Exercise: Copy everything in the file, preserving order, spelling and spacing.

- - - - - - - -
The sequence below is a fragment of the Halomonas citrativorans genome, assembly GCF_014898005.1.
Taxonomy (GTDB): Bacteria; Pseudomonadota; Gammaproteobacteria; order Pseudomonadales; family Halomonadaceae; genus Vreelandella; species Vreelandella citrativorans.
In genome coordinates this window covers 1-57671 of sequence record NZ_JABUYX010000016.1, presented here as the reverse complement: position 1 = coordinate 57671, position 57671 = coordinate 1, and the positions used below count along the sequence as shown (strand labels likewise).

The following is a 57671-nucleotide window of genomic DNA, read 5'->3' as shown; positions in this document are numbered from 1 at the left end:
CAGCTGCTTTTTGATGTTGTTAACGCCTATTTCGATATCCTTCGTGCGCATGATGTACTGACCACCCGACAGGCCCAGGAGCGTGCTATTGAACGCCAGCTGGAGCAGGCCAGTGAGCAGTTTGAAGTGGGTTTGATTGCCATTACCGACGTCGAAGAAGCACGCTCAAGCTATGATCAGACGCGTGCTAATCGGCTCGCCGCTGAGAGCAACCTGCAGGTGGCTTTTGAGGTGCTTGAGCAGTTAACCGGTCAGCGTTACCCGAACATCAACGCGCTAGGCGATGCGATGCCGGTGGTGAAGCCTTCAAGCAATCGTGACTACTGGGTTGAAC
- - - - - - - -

The sequence below is a fragment of the Halomonas citrativorans genome, assembly GCF_014898005.1.
Taxonomy (GTDB): Bacteria; Pseudomonadota; Gammaproteobacteria; order Pseudomonadales; family Halomonadaceae; genus Vreelandella; species Vreelandella citrativorans.
In genome coordinates this window covers 1-57671 of sequence record NZ_JABUYX010000016.1, presented here as the reverse complement: position 1 = coordinate 57671, position 57671 = coordinate 1, and the positions used below count along the sequence as shown (strand labels likewise).

The following is a 57671-nucleotide window of genomic DNA, read 5'->3' as shown; positions in this document are numbered from 1 at the left end:
CAGCTGCTTTTTGATGTTGTTAACGCCTATTTCGATATCCTTCGTGCGCATGATGTACTGACCACCCGACAGGCCCAGGAGCGTGCTATTGAACGCCAGCTGGAGCAGGCCAGTGAGCAGTTTGAAGTGGGTTTGATTGCCATTACCGACGTCGAAGAAGCACGCTCAAGCTATGATCAGACGCGTGCTAATCGGCTCGCCGCTGAGAGCAACCTGCAGGTGGCTTTTGAGGTGCTTGAGCAGTTAACCGGTCAGCGTTACCCGAACATCAACGCGCTAGGCGATGCGATGCCGGTGGTGAAGCCTTCAAGCAATCGTGACTACTGGGTTGAAC